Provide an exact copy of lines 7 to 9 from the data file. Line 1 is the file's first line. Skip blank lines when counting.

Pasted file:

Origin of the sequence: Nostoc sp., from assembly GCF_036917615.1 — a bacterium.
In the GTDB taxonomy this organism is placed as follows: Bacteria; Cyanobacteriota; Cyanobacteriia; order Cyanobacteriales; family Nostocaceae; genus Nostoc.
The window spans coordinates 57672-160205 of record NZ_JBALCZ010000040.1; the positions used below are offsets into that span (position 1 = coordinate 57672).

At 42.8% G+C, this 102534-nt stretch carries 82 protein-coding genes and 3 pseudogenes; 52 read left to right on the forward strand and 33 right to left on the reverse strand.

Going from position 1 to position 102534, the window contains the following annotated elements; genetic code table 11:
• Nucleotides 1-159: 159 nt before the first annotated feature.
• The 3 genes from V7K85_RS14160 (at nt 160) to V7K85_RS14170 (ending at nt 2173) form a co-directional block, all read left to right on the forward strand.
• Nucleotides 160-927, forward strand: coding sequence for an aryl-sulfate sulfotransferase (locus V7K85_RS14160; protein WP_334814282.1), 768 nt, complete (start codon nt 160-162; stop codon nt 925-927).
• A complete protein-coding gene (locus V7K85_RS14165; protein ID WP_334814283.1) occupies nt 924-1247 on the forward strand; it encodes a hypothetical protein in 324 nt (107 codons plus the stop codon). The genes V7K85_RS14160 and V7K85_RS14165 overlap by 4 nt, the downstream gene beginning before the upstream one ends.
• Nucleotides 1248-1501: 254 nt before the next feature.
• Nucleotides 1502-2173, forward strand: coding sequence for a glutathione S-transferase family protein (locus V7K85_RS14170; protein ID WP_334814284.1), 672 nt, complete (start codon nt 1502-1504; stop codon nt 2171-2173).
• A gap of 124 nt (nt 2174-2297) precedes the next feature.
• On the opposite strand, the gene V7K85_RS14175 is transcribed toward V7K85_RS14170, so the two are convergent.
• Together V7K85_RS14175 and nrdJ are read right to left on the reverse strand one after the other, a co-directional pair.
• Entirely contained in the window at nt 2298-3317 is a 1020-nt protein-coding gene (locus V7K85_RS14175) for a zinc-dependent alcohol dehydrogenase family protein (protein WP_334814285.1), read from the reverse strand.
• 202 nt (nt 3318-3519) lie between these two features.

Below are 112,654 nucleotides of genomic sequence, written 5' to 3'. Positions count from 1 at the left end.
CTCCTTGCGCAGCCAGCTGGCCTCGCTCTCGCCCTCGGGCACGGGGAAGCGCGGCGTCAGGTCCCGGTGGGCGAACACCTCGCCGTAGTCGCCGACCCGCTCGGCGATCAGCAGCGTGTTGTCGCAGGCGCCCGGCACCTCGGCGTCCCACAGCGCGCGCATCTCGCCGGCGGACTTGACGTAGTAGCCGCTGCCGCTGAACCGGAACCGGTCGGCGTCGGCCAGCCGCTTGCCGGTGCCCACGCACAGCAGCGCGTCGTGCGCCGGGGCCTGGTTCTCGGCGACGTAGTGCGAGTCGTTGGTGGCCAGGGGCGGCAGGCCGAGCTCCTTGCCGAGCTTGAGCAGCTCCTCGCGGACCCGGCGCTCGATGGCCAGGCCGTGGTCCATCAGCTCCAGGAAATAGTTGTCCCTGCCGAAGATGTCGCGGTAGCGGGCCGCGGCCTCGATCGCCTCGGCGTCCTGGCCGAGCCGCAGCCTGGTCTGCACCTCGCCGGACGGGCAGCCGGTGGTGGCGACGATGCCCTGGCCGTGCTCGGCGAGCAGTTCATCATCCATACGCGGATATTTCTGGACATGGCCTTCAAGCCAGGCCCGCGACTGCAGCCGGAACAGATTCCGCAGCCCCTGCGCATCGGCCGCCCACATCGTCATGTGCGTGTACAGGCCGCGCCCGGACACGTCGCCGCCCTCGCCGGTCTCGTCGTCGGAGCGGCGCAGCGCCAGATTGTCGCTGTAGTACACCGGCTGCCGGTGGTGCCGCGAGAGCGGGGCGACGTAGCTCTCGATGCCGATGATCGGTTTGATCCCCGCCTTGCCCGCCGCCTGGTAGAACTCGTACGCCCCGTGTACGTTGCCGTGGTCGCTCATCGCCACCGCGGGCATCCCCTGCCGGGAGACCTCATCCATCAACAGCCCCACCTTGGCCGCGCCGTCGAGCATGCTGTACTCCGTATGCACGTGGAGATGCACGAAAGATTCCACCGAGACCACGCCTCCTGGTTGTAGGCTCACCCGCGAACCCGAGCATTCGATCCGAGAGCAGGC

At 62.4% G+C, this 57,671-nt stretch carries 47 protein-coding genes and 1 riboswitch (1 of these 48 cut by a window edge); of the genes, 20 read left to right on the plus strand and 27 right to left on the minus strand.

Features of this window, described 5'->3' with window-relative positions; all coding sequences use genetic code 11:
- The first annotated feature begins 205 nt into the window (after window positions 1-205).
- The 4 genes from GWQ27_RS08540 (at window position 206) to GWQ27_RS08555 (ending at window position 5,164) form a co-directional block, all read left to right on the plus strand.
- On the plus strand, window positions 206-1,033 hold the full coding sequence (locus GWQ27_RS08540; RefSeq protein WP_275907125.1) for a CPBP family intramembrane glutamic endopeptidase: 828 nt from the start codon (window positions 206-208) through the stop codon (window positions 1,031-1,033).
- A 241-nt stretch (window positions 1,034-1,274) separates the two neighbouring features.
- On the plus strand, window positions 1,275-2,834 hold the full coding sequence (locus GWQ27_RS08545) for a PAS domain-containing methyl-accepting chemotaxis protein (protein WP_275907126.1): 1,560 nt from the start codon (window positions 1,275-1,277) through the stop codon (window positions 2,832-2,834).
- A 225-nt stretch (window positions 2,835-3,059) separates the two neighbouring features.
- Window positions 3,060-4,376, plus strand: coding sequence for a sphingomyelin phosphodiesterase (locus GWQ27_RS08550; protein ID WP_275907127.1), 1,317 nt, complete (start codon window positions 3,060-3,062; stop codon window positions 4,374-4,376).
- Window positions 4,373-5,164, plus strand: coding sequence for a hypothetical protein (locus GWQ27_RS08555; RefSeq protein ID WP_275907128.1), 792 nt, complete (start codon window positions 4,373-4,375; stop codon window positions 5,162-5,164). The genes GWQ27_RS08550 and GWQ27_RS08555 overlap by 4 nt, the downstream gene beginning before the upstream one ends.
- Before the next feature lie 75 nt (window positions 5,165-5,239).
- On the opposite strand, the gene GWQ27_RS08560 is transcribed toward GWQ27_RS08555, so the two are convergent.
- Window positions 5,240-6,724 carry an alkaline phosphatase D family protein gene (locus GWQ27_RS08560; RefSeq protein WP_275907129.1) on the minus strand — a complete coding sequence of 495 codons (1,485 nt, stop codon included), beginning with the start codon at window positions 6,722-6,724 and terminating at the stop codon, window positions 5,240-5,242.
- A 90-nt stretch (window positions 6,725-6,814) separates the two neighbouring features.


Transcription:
• The 3 genes from V7K85_RS14160 (at nt 160) to V7K85_RS14170 (ending at nt 2173) form a co-directional block, all read left to right on the forward strand.
• Nucleotides 160-927, forward strand: coding sequence for an aryl-sulfate sulfotransferase (locus V7K85_RS14160; protein WP_334814282.1), 768 nt, complete (start codon nt 160-162; stop codon nt 925-927).
• A complete protein-coding gene (locus V7K85_RS14165; protein ID WP_334814283.1) occupies nt 924-1247 on the forward strand; it encodes a hypothetical protein in 324 nt (107 codons plus the stop codon). The genes V7K85_RS14160 and V7K85_RS14165 overlap by 4 nt, the downstream gene beginning before the upstream one ends.